Deconvolution on the other hand handles things differently. In fact - there is no single deconvolution algorithm, and basic deconvolution (which might probably be the best for this application) is just simply division.

There is mathematical relationship between spatial and frequency domain that says that convolution in one domain is multiplication in other domain (and vice verse).

So convolution in spatial domain is multiplication in frequency domain, and therefore - one could simply generate above curve with some means and use it to divide Fourier transform (inverse of multiplication) and then do inverse Fourier transform.

Other deconvolution algorithms try to deal with problem in spatial domain. They examine PSF and try to reconstruct image based on blurred image and guessed PSF - they solve the question - what would image need to look like if it was blurred by this to produce this result. Often they use probability approach because of nature of random noise that is involved in the process. They ask a question - what image has the highest probability of being a solution, given these starting conditions - and then use clever math equations to solve that.

 

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8 hours ago, vlaiv said:

It does look good - 2.06px/cycle is very close to 2px/cycle

Have you done F/ratio vs pixel size math on it to confirm sampling rate?

It might be that inner circle is actual data limit and outer circle is some sort of stacking artifact.

It is always guess a work.

Resulting MTF of the image is combination of telescope MTF and resulting seeing from all little seeing distortions combined when stacking subs. It will change whenever we change subs that went into stack - and we hope that they average out to something close to gaussian (math says that in limit - whatever seeing is, stacking will tend to gaussian shape), however, we don't know sigma/FWHM of that gaussian - and that is part of guess work.

Different algorithms approach this in different way.

Wavelets do detail decomposition to several images. There is Gimp plugin that does this - it decomposes image into several layers, each layer containing image composed out of set of frequencies.

In the graph, it would look something like this (theoretical exact case, but I don't think wavelets manage to decompose perfectly)

image.png.45579352b57a87acbb7e688362626690.png

So we get 6 images - each consisting out of certain set of frequencies.

Then when you sharpen - or move slider in registax - you multiply that segment with some constant - and you aim to get that constant just right and you end up with something like this:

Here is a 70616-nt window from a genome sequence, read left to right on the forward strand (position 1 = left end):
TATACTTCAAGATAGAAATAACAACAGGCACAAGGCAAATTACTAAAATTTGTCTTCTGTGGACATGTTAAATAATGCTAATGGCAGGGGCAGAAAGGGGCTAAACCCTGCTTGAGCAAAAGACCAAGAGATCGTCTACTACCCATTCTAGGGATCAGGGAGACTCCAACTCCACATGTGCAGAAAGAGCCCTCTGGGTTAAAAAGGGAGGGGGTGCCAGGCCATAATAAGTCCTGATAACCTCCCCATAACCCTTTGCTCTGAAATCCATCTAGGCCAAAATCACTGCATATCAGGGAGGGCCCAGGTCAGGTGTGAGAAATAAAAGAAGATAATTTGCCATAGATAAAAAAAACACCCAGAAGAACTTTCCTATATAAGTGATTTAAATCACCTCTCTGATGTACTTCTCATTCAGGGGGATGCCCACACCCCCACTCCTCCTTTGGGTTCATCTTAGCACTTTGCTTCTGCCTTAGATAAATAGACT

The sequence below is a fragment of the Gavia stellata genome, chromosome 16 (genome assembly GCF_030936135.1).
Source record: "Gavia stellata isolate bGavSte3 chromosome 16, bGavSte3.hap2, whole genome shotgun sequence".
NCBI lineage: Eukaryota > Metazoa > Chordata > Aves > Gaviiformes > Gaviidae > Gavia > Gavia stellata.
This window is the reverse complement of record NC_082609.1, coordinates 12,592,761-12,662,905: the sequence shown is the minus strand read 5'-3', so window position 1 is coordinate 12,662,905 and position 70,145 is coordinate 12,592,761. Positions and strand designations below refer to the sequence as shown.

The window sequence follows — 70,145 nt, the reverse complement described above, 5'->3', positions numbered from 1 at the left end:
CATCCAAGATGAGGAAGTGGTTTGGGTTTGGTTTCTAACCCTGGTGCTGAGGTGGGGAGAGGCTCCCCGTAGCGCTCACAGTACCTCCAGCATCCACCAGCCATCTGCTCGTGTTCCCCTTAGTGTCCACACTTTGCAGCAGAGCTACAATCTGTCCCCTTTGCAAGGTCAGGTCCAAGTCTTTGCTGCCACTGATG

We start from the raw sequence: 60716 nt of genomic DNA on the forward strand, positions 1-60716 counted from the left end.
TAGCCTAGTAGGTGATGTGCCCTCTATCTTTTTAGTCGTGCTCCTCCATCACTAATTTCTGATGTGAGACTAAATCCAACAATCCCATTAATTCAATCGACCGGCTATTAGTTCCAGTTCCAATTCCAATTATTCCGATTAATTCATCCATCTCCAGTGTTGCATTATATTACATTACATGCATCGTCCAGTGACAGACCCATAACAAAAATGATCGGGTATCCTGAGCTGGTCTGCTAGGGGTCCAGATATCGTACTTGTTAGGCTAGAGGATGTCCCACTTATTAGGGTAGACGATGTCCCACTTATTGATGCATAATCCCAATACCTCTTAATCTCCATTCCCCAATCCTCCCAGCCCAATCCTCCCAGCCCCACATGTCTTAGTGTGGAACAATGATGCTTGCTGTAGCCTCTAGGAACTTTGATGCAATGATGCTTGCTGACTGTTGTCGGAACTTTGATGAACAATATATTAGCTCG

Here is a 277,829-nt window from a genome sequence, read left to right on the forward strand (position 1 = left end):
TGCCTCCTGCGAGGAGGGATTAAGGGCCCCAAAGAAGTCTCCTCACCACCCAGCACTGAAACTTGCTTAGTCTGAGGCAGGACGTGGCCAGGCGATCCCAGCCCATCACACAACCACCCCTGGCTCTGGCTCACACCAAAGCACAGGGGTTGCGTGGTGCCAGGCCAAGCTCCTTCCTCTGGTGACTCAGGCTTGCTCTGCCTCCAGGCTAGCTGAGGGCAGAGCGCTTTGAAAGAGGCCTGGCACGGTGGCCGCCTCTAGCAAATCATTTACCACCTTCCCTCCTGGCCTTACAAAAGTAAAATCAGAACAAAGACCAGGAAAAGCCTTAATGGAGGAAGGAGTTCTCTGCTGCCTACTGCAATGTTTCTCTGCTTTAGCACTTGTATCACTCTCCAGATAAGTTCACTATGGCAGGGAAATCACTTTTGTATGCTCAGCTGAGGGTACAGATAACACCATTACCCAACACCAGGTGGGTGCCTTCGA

image.png.650f852ce0520021c3b57b28826ab1a8.png

(each part of original curve is raised back to some position - hopefully close to where it should be) - more layer there is, better restoration or closer to original curve.

This is just simplified explanation - curves don't really look straight. For example in Gaussian wavelets, decomposition is done with gaussian kernel, so those boxes actually look something like this:

image.png.c6ff31f314466f4f0b9059df02c7dc22.png

(yes, those squiggly lines are supposed to be gaussian bell shapes :D ).

Deconvolution on the other hand handles things differently. In fact - there is no single deconvolution algorithm, and basic deconvolution (which might probably be the best for this application) is just simply division.

There is mathematical relationship between spatial and frequency domain that says that convolution in one domain is multiplication in other domain (and vice verse).

So convolution in spatial domain is multiplication in frequency domain, and therefore - one could simply generate above curve with some means and use it to divide Fourier transform (inverse of multiplication) and then do inverse Fourier transform.

Other deconvolution algorithms try to deal with problem in spatial domain. They examine PSF and try to reconstruct image based on blurred image and guessed PSF - they solve the question - what would image need to look like if it was blurred by this to produce this result. Often they use probability approach because of nature of random noise that is involved in the process. They ask a question - what image has the highest probability of being a solution, given these starting conditions - and then use clever math equations to solve that.

 

Thanks! I’m not going to pretend I understood much of that but it’s given me some direction for further reading. Thanks for taking the time to respond 😊

I have looked at the planet size in the image and back calculated to FR and it came out to F/17, so I thought I was actually oversampled with my 2.9um pixels. 

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46 minutes ago, CraigT82 said:

I have looked at the planet size in the image and back calculated to FR and it came out to F/17, so I thought I was actually oversampled with my 2.9um pixels. 

For 2.9um - optimum sampling is at F/14.5 so yes, it is a bit over sampled

It is over sampled by factor of 17/14.5 = ~1.1724 - or signal should end at 2.34px / cycle

or about here:

image.png.cc5446f2907e3ca2a35b74ec365fd07f.png

You can verify that by looking at pixel per count in that FFT in ImageJ (or alternatively - it will be at 1024 / 2.34 = ~438px away from center of the image

Ok, so it is that outer ring after all and not inner. Inner ring must be sharpening artifact.